•vehicle speed v1
•distance between the vehicle and the conflict point at the moment when the driver perceives the presence of the pedestrian x1.
The assumptions are as follows:
•the pedestrian crosses in a thoughtless way and does so suddenly, as an unaccompanied child would do;
•only the driver carries out evaluations about how to behave.
The model dynamics imply that the collision will not occur if one of the following two conditions applies at the moment the driver sees the pedestrian:
•the vehicle is located at a distance x1 longer than the stopping distance xS and long enough to stop the vehicle before the conflict point;
•the vehicle is located at a distance x1 shorter than the distance xN, so it crosses the point of conflict before the pedestrian.
The following equations apply (being xN the minimum distance for the vehicle to the point of conflict in order to cross it before the pedestrian):
Where a is the braking deceleration and tpis the reaction time of the driver.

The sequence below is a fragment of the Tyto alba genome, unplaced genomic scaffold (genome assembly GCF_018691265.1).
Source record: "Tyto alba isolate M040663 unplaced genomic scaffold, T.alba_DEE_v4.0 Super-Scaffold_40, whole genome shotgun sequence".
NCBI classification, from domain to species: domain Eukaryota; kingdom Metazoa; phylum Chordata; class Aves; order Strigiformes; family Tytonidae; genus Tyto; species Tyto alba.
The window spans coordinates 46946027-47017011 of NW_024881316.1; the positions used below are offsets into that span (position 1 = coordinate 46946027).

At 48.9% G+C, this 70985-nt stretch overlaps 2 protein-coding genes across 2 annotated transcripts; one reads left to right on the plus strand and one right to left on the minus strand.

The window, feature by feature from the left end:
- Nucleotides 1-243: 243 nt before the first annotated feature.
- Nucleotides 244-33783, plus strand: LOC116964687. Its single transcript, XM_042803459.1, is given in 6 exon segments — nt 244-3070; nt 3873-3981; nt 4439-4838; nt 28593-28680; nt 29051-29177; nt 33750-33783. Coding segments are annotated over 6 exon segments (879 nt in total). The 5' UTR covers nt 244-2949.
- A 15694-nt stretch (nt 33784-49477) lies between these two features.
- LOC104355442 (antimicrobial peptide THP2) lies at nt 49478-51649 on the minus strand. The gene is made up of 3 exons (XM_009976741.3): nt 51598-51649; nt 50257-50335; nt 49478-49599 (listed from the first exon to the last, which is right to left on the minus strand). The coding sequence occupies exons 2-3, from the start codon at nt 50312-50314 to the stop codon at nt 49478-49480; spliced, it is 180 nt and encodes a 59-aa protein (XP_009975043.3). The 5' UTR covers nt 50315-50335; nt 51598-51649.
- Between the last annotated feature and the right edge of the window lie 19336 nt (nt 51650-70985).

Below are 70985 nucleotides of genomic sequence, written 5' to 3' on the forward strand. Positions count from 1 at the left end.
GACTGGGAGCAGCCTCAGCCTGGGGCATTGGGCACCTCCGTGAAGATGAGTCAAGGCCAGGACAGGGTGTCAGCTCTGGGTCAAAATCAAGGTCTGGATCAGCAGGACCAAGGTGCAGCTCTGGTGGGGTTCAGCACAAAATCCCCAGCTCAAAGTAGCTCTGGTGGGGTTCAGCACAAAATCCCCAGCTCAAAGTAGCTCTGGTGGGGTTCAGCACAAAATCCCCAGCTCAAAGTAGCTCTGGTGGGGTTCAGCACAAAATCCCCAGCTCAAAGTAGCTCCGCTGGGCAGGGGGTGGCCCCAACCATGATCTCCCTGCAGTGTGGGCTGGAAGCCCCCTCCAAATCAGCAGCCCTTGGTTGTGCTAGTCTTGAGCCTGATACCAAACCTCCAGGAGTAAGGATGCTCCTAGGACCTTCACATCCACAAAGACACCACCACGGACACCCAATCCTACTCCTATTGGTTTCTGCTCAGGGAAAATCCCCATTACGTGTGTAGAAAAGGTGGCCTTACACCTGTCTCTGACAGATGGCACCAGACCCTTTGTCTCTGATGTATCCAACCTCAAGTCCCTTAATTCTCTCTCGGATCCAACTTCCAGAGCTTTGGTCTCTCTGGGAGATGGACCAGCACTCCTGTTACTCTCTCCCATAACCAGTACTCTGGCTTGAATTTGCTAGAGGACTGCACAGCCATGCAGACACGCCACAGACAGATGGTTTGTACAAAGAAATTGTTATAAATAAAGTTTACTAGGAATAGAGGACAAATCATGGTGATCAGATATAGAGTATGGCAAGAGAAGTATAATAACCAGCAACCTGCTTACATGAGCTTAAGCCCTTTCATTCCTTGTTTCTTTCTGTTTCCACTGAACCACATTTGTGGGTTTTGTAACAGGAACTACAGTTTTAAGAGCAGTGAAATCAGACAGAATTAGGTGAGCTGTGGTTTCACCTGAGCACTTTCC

In all the other conditions, i.e., when xN< x1 < xS, a collision between the vehicle and the pedestrian occurs.
With these assumptions, the model is deterministic, even if many of the variables have a random nature. In[2]a normal probability distribution for the vehicle speed v1is assumed. A Poisson-type arrival process (derived from a negative exponential distribution of time among arrivals) links the distance x1 to the traffic flow q, assigns a deterministic value to all other variables and calculates the probability of conflict with (3), assuming flow and speed as independent.
where and the spatial density of vehicles on the road, with q being the average traffic volume and μbeing the average traffic speed.

3. Proposed Methodology

By way of example, an application of the analytical model is given with the input values in Table 1 with a flow of q = 50 vph and a distribution of vehicle speed as in Figure 2. The estimated probability of a collision, then, is equal to 0.0075.
Table 1. Model Inputs
Average traffic speedkm/h40.0
Standard deviation of traffic speedkm/h6.0
Coefficient of variation 15.0%